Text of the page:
• Nearly 60 percent of people with chronic conditions are concerned the pandemic has negatively affected their own health or the health of someone in their household

  • Fifty percent of pregnant mothers are not confident their primary care physicians have put the necessary measures in place to prevent the spread of COVID-19

COVID-19 has deeply affected the Black and Hispanic communities across the U.S. where higher rates of chronic conditions are common. CVS Health is actively working to address these racial and ethnic health disparities by expanding community-based testing in underserved areas. More information is available on CVS Health’s COVID-19 testing information and locations page.

Dr. Graham added, "Now is the time to reevaluate both our physical and mental health needs not only for our families, but for ourselves. We all need to find ways to actively and safely reconnect with health care providers and encourage loved ones to do the same."

To learn more, visit aetna.com/timeforcare and follow #TimeForCare to join the conversation.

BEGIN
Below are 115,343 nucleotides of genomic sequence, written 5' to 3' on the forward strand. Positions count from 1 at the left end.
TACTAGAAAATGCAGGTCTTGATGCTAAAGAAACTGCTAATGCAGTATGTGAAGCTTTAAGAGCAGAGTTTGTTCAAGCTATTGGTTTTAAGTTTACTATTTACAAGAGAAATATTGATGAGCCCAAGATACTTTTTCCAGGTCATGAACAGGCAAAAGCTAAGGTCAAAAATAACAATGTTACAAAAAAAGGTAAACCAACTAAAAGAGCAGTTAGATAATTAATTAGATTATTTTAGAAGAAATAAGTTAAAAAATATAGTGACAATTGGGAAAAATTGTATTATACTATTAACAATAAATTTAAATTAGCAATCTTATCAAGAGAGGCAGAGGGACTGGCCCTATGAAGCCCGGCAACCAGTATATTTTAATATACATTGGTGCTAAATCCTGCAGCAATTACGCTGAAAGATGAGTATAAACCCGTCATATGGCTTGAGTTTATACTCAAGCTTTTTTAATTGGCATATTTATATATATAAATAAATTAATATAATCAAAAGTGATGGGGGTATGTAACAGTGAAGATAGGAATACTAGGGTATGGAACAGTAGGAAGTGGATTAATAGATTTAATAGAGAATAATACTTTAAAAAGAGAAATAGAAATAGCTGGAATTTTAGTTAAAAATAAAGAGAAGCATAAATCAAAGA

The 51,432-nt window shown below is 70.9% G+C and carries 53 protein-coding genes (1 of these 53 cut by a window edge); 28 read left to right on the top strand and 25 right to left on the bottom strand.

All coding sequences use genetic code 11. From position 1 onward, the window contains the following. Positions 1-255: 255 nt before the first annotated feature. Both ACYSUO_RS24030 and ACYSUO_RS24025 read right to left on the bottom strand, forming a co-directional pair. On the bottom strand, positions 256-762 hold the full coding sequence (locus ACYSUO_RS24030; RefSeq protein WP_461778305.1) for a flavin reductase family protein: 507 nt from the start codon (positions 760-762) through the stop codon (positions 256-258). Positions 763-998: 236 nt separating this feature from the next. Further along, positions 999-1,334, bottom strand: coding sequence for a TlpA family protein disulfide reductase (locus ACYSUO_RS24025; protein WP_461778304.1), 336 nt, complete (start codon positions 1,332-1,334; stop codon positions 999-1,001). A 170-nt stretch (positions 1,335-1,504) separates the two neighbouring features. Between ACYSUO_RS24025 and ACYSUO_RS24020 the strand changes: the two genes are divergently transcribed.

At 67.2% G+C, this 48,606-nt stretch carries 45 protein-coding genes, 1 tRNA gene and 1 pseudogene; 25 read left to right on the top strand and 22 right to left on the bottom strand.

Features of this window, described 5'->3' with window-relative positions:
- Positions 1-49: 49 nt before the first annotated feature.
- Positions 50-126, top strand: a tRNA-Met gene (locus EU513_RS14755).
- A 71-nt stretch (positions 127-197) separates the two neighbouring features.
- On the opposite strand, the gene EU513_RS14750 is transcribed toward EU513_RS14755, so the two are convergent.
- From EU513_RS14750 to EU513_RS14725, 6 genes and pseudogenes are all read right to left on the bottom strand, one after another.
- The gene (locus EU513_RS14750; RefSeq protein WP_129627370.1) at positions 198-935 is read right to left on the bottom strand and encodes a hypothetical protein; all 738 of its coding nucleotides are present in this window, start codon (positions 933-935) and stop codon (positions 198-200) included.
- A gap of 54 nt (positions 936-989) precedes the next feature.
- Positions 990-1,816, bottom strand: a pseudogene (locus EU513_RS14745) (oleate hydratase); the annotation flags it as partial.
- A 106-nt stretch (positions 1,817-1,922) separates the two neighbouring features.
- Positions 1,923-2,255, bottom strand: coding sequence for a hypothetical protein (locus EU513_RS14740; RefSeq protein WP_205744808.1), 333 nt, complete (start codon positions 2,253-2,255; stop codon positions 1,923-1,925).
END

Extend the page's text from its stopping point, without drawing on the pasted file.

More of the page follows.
About CVS Health

CVS Health employees are united around a common goal of becoming the most consumer-centric health company. We're evolving based on changing consumer needs and meeting people where they are, whether that's in the community at one of our nearly 10,000 local touchpoints, in the home, or in the palm of their hand. Our newest offerings from HealthHUB locations that are redefining what a pharmacy can be, to innovative programs that help manage chronic conditions are designed to create a higher-quality, simpler and more affordable experience. Learn more about how we're transforming health at www.cvshealth.com.

Contact

Ethan Slavin
SlavinE@aetna.com
860-273-6095

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Amidst a pandemic, consumers say they want accessible, affordable and technology-enabled health care, new CVS Health study finds

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Path to Better Health Study also reveals desire for digital health care solutions to support chronic care, mental health needs.

WOONSOCKET, R.I. — The American health care system is undergoing a period of rapid transformation. In recent months, the COVID-19 pandemic has exposed new challenges and opportunities to accelerate advances in health care delivery, solve for systemic health inequities, dramatically improve care outcomes, and better meet consumer expectations for convenience and affordability.